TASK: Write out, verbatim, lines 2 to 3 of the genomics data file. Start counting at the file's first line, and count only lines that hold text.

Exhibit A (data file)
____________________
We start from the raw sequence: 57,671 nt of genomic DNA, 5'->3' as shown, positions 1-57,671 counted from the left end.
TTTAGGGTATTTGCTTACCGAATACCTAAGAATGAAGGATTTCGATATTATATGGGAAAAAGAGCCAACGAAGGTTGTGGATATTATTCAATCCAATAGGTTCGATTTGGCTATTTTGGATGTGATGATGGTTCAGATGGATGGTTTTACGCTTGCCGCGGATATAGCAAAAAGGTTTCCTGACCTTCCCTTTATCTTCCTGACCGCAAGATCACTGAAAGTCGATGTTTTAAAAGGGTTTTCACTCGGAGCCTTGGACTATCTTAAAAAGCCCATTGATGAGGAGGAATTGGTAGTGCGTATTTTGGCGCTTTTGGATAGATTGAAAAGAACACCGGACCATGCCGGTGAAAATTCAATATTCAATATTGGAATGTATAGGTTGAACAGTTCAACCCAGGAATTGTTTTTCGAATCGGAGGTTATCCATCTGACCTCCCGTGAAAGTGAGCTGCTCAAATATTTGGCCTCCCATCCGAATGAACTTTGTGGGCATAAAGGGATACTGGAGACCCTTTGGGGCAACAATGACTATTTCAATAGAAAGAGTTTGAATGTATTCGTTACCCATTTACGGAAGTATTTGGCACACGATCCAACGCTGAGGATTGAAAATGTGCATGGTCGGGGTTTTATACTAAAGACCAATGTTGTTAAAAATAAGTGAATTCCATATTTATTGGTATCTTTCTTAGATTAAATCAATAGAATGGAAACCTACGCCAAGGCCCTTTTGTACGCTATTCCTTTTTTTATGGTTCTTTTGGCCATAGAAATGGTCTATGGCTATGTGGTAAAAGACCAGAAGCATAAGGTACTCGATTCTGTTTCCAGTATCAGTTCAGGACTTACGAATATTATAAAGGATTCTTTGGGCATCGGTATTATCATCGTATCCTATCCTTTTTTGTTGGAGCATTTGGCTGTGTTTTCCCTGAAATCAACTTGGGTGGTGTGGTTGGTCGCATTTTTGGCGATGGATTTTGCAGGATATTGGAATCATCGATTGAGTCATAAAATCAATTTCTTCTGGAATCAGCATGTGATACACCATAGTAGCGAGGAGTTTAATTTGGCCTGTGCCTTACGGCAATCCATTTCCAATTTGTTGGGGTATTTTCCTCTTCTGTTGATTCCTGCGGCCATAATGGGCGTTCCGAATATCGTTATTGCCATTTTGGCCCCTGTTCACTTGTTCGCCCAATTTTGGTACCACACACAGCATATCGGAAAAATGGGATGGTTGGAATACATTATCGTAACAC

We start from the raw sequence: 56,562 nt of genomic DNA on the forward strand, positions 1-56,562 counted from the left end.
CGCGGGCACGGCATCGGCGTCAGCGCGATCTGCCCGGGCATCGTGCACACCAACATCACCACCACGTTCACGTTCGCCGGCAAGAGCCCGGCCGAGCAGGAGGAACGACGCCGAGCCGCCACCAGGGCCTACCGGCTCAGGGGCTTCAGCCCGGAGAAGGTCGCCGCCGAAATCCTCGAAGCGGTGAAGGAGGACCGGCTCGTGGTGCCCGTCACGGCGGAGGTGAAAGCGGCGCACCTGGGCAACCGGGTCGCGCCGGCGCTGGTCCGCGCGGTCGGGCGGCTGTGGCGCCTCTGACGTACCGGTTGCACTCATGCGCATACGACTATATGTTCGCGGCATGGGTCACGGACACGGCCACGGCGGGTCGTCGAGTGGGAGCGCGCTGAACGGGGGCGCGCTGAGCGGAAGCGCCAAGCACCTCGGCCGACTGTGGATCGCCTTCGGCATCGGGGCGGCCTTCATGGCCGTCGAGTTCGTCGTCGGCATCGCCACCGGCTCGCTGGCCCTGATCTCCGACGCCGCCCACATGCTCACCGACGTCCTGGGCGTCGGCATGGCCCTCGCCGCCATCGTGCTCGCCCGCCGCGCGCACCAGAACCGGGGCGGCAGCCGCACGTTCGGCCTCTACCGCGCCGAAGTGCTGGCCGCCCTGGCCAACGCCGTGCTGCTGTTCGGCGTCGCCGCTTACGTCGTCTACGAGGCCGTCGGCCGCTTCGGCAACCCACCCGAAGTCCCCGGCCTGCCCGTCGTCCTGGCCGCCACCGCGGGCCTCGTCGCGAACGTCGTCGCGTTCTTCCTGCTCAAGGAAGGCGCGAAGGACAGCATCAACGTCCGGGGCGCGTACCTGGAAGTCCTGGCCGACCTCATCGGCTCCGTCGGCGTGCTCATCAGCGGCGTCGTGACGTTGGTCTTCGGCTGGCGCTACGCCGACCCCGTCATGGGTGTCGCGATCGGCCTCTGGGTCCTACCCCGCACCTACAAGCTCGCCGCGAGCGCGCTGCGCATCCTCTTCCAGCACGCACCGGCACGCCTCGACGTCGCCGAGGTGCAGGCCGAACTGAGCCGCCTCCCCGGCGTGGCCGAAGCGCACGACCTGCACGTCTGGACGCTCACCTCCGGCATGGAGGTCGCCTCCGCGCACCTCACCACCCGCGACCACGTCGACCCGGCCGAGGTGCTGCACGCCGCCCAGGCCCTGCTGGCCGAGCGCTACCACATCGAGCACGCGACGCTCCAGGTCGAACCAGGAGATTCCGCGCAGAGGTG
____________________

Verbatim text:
TTTAGGGTATTTGCTTACCGAATACCTAAGAATGAAGGATTTCGATATTATATGGGAAAAAGAGCCAACGAAGGTTGTGGATATTATTCAATCCAATAGGTTCGATTTGGCTATTTTGGATGTGATGATGGTTCAGATGGATGGTTTTACGCTTGCCGCGGATATAGCAAAAAGGTTTCCTGACCTTCCCTTTATCTTCCTGACCGCAAGATCACTGAAAGTCGATGTTTTAAAAGGGTTTTCACTCGGAGCCTTGGACTATCTTAAAAAGCCCATTGATGAGGAGGAATTGGTAGTGCGTATTTTGGCGCTTTTGGATAGATTGAAAAGAACACCGGACCATGCCGGTGAAAATTCAATATTCAATATTGGAATGTATAGGTTGAACAGTTCAACCCAGGAATTGTTTTTCGAATCGGAGGTTATCCATCTGACCTCCCGTGAAAGTGAGCTGCTCAAATATTTGGCCTCCCATCCGAATGAACTTTGTGGGCATAAAGGGATACTGGAGACCCTTTGGGGCAACAATGACTATTTCAATAGAAAGAGTTTGAATGTATTCGTTACCCATTTACGGAAGTATTTGGCACACGATCCAACGCTGAGGATTGAAAATGTGCATGGTCGGGGTTTTATACTAAAGACCAATGTTGTTAAAAATAAGTGAATTCCATATTTATTGGTATCTTTCTTAGATTAAATCAATAGAATGGAAACCTACGCCAAGGCCCTTTTGTACGCTATTCCTTTTTTTATGGTTCTTTTGGCCATAGAAATGGTCTATGGCTATGTGGTAAAAGACCAGAAGCATAAGGTACTCGATTCTGTTTCCAGTATCAGTTCAGGACTTACGAATATTATAAAGGATTCTTTGGGCATCGGTATTATCATCGTATCCTATCCTTTTTTGTTGGAGCATTTGGCTGTGTTTTCCCTGAAATCAACTTGGGTGGTGTGGTTGGTCGCATTTTTGGCGATGGATTTTGCAGGATATTGGAATCATCGATTGAGTCATAAAATCAATTTCTTCTGGAATCAGCATGTGATACACCATAGTAGCGAGGAGTTTAATTTGGCCTGTGCCTTACGGCAATCCATTTCCAATTTGTTGGGGTATTTTCCTCTTCTGTTGATTCCTGCGGCCATAATGGGCGTTCCGAATATCGTTATTGCCATTTTGGCCCCTGTTCACTTGTTCGCCCAATTTTGGTACCACACACAGCATATCGGAAAAATGGGATGGTTGGAATACATTATCGTAACAC

We start from the raw sequence: 56,562 nt of genomic DNA on the forward strand, positions 1-56,562 counted from the left end.